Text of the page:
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Magnetic Resonance Imaging (MRI) in Neurologic Disorders

By

Michael C. Levin

, MD, College of Medicine, University of Saskatchewan

Last full review/revision Jul 2021| Content last modified Jul 2021
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Topic Resources
  • Cranial nerves

  • Brain stem lesions

  • Abnormalities of the posterior fossa

  • Spinal cord

CT images of these regions are often marred by bony streak artifacts. MRI is especially valuable for identifying spinal abnormalities (eg, tumor, abscess) compressing the spinal cord and requiring emergency intervention. Also, MRI is better for detecting demyelinating plaques, early infarction, subclinical brain edema, cerebral contusions, incipient transtentorial herniation, abnormalities of the craniocervical junction, and syringomyelia.

Normal Brain MRI (Sagittal)

MRI is contraindicated if patients

  • Have had a pacemaker or cardiac or carotid stents for < 6 weeks

  • Have ferromagnetic aneurysm clips or other metallic objects that may overheat or be displaced within the body by the intense magnetic field

Visualization of inflammatory, demyelinated, and neoplastic lesions may require enhancement with IV paramagnetic contrast agents (eg, gadolinium). Although gadolinium is thought to be much safer than contrast agents used with CT, nephrogenic systemic fibrosis (nephrogenic fibrosing dermopathy) has been reported in patients with impaired renal function and acidosis. Before using gadolinium in patients with renal disease, clinicians should consult with a radiologist and a nephrologist.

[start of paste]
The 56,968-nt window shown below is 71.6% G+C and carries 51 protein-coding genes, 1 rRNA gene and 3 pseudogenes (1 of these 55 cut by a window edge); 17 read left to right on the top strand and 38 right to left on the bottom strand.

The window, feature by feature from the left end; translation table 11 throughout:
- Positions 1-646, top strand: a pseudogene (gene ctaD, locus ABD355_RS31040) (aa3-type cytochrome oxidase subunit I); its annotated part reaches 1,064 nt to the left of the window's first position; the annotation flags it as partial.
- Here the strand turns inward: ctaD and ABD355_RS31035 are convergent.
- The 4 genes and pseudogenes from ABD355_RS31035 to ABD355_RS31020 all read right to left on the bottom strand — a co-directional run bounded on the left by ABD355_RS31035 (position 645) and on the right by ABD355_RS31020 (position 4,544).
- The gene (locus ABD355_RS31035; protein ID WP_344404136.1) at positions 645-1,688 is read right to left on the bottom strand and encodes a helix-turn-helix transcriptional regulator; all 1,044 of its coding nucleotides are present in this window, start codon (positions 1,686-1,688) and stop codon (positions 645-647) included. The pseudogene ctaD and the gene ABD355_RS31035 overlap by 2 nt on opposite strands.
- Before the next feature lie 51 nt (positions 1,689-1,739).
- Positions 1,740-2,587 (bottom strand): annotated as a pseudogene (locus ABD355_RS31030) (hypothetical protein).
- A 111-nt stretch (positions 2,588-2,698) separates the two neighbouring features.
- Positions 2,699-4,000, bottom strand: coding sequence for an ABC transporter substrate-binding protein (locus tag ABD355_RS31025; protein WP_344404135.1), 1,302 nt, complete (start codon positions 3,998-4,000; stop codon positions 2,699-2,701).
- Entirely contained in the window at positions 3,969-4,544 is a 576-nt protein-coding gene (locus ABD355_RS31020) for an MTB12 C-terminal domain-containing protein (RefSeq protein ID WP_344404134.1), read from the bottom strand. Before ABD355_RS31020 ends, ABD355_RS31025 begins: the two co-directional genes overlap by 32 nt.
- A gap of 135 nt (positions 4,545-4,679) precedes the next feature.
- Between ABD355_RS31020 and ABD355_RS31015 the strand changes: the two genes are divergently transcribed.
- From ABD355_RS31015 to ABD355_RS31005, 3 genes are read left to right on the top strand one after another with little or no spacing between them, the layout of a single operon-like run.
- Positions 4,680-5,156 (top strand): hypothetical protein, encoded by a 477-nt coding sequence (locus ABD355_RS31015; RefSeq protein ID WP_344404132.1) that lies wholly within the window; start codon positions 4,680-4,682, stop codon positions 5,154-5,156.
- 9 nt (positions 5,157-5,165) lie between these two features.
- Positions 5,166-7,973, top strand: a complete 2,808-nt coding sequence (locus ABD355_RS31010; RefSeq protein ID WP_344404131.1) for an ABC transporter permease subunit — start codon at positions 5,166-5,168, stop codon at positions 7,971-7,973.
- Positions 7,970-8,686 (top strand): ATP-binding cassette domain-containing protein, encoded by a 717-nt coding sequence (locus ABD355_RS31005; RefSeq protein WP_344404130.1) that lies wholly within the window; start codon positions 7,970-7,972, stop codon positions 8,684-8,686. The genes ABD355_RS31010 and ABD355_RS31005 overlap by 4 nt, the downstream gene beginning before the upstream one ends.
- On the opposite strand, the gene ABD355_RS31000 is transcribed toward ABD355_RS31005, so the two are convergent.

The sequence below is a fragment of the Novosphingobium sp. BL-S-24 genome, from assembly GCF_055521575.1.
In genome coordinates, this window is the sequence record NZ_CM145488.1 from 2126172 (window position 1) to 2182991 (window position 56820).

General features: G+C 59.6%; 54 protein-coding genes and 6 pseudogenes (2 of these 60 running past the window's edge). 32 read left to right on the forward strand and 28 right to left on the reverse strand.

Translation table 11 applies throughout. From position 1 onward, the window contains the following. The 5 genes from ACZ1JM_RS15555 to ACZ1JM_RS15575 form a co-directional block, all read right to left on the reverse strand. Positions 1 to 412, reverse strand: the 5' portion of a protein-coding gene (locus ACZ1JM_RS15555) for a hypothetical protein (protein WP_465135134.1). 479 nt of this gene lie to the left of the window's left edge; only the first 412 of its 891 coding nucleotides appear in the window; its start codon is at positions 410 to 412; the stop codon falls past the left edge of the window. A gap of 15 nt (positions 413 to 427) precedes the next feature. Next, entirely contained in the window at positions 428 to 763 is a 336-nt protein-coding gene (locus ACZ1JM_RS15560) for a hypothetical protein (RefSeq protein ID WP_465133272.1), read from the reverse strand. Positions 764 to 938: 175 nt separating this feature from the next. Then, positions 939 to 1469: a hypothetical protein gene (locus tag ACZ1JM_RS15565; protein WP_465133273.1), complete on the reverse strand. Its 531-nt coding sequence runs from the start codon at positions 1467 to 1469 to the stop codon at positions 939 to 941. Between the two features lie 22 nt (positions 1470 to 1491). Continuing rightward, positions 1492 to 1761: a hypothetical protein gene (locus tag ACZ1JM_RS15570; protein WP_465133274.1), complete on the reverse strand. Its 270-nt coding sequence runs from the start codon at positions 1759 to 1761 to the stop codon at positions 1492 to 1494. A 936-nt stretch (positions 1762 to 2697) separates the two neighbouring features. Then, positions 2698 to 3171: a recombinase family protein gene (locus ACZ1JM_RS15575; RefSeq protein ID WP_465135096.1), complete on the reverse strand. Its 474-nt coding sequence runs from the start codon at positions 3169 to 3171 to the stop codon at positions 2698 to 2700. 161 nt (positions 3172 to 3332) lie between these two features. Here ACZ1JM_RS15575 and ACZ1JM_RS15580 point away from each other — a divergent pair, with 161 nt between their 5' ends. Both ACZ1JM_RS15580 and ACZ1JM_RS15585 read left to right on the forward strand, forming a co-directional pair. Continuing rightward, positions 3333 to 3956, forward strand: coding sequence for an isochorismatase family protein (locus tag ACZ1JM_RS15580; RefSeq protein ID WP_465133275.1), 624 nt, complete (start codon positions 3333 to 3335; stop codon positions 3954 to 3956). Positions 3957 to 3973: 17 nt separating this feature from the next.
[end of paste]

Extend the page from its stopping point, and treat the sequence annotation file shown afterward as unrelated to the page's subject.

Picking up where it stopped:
Magnetic resonance angiography (MRA) uses MRI with or without a contrast agent to show cerebral vessels and major arteries and their branches in the head and neck. Although MRA has not replaced cerebral angiography Cerebral catheter angiography X-rays taken after a radiopaque agent is injected via an intra-arterial catheter show individual cerebral arteries and venous structures of the brain. With digital data processing (digital subtraction... read more , it is used when cerebral angiography cannot be done (eg, because the patient refuses or has increased risk). As a check for stroke, MRA tends to exaggerate severity of arterial narrowing and thus does not usually miss occlusive disease of large arteries.

Susceptibility-weighted angiography (SWAN) can be useful in evaluating bleeding. It allows better visualization of both large and small blood vessels, microhemorrhages, and deposits of calcium and iron in the brain.

Magnetic resonance venography (MRV) uses MRI to show the major veins and dural sinuses of the cranium. MRV obviates the need for cerebral angiography in diagnosing cerebral venous thrombosis and is useful for monitoring thrombus resolution and guiding the duration of anticoagulation.

Magnetic resonance spectroscopy can measure metabolites in the brain regionally to distinguish tumors from abscess or stroke.

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